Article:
Printed from the blog of Lori Greene, AHC/CDC, CCPR, FDAI
Allegion
Email: lori_greene@allegion.com, Blog: www.idighardware.com or www.ihatehardware.com


Dec 05 2016

Responsibility for Safety

Category: Egress,NewsLori @ 12:23 pm Comments (3)
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Over the years I’ve had many people ask me, “If I’m the last person to work on this door, could I be held responsible for existing code problems with the opening?” For example, if a locksmith is hired to replace a door closer and notices that the door has a double-cylinder deadbolt, does it become the locksmith’s problem even though he hasn’t touched the lock? I wouldn’t dare attempt to answer this question. I just don’t know what a court would decide if the deadbolt ever prevented egress and resulted in injuries or fatalities.

What I do know is that we are ALL responsible for doing our best to ensure the safety of the buildings we enter. Although my kids have sometimes lamented that we won’t be allowed back in a particular hotel or restaurant because of my attention to the code issues, I can’t ignore the problems. If you work in the door and hardware industry or if you’ve been reading this website for a while, you know the rules. Egress doors have to unlatch with one operation. Fire doors can’t be blocked open. And so on.

daily-mail-tweetSome people may enter a building without instinctively scanning for the exits and confirming that they are not locked or blocked, but I think this is common practice for those of us who work in the industry or are involved with life safety. The question then becomes…what do you do/say when you see a problem? Don’t just send me a photo (although I love to receive them) – the problems need to be addressed.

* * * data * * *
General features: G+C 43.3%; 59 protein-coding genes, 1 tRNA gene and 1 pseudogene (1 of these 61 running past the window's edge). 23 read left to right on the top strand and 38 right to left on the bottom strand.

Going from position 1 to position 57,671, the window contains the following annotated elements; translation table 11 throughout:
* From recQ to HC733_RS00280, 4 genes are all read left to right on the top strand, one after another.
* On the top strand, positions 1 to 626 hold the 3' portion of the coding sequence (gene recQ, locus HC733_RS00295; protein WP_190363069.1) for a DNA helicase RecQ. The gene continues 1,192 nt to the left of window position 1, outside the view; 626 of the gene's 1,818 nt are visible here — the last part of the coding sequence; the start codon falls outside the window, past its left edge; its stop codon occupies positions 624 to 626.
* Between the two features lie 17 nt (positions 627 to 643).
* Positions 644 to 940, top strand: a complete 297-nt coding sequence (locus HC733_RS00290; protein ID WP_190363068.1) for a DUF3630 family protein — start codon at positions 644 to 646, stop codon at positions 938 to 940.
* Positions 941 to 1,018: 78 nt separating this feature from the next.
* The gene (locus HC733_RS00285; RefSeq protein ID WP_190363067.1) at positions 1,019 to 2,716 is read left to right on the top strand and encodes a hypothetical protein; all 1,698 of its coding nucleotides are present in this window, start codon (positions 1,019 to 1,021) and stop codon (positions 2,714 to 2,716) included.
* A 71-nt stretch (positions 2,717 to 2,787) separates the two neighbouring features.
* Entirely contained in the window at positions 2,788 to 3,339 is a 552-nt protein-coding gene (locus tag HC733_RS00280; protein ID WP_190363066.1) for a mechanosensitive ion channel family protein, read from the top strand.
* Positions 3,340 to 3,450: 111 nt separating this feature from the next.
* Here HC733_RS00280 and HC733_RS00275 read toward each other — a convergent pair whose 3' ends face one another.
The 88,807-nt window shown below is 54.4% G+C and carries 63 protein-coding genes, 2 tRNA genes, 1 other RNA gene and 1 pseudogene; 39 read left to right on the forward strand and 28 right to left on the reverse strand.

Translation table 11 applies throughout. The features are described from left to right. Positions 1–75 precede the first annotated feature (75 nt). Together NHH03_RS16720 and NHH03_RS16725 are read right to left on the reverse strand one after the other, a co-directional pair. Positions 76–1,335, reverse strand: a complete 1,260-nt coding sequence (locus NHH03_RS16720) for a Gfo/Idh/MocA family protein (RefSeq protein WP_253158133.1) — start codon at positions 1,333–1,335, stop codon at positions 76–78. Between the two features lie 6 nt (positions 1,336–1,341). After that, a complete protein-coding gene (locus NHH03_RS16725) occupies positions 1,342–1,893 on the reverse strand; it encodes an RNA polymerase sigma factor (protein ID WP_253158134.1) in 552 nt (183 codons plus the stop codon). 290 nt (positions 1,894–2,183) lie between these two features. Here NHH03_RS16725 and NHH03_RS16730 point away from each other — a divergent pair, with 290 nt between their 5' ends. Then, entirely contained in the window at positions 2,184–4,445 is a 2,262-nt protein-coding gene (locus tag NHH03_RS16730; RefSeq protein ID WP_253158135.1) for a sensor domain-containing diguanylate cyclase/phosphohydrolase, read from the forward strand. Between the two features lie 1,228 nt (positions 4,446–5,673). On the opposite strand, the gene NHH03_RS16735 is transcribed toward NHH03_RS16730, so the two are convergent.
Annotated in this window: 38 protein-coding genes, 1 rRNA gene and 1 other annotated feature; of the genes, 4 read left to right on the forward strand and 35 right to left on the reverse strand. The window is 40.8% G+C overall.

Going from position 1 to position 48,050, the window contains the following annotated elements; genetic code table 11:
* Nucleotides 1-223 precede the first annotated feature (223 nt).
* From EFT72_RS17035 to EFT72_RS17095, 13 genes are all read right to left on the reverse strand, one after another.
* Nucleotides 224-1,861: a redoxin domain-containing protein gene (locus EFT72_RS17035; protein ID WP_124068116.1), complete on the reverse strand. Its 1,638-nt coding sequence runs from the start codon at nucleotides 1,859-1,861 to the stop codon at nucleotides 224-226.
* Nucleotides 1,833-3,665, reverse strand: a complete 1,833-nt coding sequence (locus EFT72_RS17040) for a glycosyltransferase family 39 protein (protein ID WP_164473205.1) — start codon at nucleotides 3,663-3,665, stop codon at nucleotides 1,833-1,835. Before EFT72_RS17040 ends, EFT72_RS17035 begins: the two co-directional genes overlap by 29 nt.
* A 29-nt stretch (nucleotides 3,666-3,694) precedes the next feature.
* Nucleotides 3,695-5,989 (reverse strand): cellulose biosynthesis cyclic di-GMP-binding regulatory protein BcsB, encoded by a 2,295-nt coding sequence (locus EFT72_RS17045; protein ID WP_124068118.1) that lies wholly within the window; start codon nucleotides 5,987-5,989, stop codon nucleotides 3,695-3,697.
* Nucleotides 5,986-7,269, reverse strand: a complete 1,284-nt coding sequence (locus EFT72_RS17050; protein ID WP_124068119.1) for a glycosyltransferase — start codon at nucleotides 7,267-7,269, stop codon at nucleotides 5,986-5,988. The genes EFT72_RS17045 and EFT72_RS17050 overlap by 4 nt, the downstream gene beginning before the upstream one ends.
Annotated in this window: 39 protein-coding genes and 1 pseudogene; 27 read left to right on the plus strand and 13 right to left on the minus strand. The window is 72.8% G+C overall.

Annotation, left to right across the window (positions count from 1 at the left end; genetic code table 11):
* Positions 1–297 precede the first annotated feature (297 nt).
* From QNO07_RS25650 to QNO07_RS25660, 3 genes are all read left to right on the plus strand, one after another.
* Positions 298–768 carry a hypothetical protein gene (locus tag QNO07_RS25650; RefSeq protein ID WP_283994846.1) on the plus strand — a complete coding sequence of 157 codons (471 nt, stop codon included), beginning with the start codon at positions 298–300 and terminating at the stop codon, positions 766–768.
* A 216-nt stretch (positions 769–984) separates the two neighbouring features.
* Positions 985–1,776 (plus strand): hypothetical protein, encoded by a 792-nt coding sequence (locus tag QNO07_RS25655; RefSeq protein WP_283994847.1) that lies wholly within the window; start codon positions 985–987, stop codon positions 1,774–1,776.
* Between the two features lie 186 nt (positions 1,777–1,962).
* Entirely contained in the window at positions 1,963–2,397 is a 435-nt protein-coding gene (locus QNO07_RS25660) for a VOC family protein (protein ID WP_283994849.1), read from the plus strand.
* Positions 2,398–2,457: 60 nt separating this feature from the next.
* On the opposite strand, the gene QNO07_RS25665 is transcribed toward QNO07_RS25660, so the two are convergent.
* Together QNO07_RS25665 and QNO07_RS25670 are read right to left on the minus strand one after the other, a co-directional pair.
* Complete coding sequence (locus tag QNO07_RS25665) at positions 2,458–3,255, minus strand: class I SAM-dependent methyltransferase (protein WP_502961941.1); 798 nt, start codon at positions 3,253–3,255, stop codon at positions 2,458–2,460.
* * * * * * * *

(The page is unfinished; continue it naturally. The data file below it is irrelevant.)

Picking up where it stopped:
According to the news reports, many people shared concerns with the authorities about the warehouse in Oakland where at least 36 people died in a fire last Friday. An investigation had been opened, but unfortunately the fire occurred before the problems could be addressed. The building had been modified without attention to the code requirements – the “before” photos and descriptions from officials show obvious problems with egress routes.

This building is not an isolated situation. There are many more – and they are tragedies waiting to happen. It may seem like an insurmountable problem, but “lack of resources” probably won’t hold up in court. Who is liable?  That will be determined over the next months or probably even years.  But it’s time to get serious about addressing the issues, and we all play a part in that. If you see something, say something. Do something. Lives really do depend on it.

~~~

News coverage of the Oakland fire:

Outrageous: ‘Before’ pictures from Oakland show what a fire trap looks like – STATter911

“Before” pictures from inside the artist conclave in a converted Oakland, California warehouse where as many as 40 people died in a fire late last (Friday) night provide important evidence into why this tragedy occurred. The images from “Ghost Ship” look like they could be on an exam for would-be fire marshals where the students have to identify all the hazards they see.

Run-down Oakland warehouse was a ‘death trap,’ former tenant says; at least 36 dead – Chicago Tribune

One doorway was blocked, Mack said, because it led to the property of a neighbor who’d been in a dispute with the operators, whom she and other former tenants and friends identified as 46-year-old Derick Ion and his 40-year-old wife, Micah Allison.